While Gallardo explores systems of naming,  Raúl Díaz Reyes’s installation Splash! Splosh! Ba-wooosh! considers how water and the experience of liquidity shapes language. The work centers on an aquatic vocabulary identified by the artist in dialogue with the acclaimed draftsman Mogorrón, who has created work for Marvel and DC comics. Noting how the sensorial qualities of water are seemingly embedded within the onomatopoeic sounds of such words as Bwas! GluGlu! and those of the title, Díaz Reyes extends this into the visual through the development of graphic signs.  Carved from wood, these playful inventions invoke both symbolic and pictorial depictions of drips, drops, splashes and other liqueous behaviors. In conflating sounds, sights, and other perceptual qualities, they draw on the reservoirs of memory to propose a synesthetic approach to the materiality of water.

 

Whereas Díaz Reyes’ installation invites viewers to recall imagined sounds, a peaceful trickle is emitted by Lina Puerta’s Island of Langerhans sculpture, presented on the landing of the Ponce+Robles gallery. An example from the artist’s Fountains series, the piece features running water that is pumped through a fanciful, faux natural environment created from found materials, artificial plants, and hand-made porcelains contained within a vintage suitcase. Island of Langerhans derives its title from a group of cells within the pancreas that are responsible for the production of insulin. Tellingly, in his treatise on water, philosopher Gaston Bachelard references the elements as “hormones of the imagination,” citing water as the most “complete poetic reality.”[4]

 

Such internal processes, as well as the conception of the body as an aquatic landscape, are carried forth into Puerta’s other sculptural work on view, Cliff. The hybridized anatomic and botanical forms of Island of Langerhans and Cliff reference Puerta’s belief in the interconnectedness of the body within nature, as well as the systems required to keep both functioning in balance. These principles guide much of her practice, including her more recent mixed media tapestries series which explore environmental and agricultural cycles. Thus, with its shimmering blue surface, her Untitled (Turquoise), composed of an assemblage of fabrics, lace, velvet, sequins and butterfly wings, recalls the essential role of water in the life cycle, responsible for both sustaining life, as well as its eventual rot and regeneration. Significantly, this balance between the creative and destructive properties of water are involved in the very making of this series, which requires a wet method that allows Puerta to shape and manipulate paper pulp to build her textural surfaces. Like an archaeological site, the exposed layers uncover cross-sections of materials and processes embedded within the work.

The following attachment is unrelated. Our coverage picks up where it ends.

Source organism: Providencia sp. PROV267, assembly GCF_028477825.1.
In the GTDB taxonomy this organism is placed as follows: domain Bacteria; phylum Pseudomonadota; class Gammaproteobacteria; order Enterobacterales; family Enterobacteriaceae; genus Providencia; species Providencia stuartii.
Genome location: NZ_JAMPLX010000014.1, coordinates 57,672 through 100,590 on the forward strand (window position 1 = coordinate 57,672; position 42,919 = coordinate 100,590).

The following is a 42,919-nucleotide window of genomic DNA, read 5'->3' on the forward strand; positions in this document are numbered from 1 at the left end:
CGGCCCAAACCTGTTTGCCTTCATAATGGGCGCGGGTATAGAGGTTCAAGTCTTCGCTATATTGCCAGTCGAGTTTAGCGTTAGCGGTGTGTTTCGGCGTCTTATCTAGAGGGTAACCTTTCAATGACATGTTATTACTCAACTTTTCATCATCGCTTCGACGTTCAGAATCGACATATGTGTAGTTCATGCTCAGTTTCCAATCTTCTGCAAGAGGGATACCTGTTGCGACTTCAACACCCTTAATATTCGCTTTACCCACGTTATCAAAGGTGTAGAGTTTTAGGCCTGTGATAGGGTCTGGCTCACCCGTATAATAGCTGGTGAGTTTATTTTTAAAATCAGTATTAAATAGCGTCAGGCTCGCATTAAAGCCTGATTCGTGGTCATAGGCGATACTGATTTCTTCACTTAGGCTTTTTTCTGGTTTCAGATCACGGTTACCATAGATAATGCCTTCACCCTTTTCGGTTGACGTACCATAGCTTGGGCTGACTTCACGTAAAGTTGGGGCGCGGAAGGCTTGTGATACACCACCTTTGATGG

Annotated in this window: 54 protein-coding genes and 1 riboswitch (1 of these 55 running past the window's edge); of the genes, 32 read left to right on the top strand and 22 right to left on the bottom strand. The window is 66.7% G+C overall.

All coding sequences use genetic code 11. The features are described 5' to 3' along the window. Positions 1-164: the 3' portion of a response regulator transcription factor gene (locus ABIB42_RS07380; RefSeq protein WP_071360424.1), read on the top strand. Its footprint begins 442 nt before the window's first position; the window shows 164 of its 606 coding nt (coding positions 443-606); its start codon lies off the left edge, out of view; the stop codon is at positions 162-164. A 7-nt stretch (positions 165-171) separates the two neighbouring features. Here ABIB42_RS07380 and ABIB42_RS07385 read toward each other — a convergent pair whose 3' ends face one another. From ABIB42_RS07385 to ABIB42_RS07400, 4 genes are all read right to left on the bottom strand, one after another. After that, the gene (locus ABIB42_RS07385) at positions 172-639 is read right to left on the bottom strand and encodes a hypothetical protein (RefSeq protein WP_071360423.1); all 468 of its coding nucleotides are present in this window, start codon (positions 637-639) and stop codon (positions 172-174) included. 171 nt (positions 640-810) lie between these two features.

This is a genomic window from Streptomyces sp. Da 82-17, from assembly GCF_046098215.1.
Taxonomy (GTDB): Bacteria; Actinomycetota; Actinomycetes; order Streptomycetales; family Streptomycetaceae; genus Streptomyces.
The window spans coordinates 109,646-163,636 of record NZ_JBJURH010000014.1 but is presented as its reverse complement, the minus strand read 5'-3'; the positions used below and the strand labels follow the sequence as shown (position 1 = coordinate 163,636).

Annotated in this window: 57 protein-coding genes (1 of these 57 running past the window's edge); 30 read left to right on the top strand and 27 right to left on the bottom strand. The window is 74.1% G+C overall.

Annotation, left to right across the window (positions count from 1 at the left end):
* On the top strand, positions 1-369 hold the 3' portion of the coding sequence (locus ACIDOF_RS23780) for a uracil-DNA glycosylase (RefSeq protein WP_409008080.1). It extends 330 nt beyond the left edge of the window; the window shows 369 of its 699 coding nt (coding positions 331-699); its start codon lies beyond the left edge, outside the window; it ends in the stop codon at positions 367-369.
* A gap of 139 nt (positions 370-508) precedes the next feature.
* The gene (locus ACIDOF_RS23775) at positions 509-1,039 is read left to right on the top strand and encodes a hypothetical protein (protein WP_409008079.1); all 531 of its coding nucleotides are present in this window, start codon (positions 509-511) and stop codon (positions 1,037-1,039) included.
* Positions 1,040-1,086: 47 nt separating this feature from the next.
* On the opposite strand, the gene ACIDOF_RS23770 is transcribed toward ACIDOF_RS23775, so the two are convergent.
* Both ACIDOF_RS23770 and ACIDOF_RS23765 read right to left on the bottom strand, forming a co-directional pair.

Multidisciplinary artist Evelyn Rydz similarly uses water as part of her artistic practice, turning to rivers and oceans as both pictorial source and physical material. Newly created for The Memory of Water, her large-scale Open Oceans Together/Apart is composed of photographs pieced together to simulate the flow of water across the gallery floor. Cut into variously shaped forms, each photograph reflects the surface of bodies of water from across the Americas, ranging from rivers and tributaries in the Boston area where Rydz lives and works, to the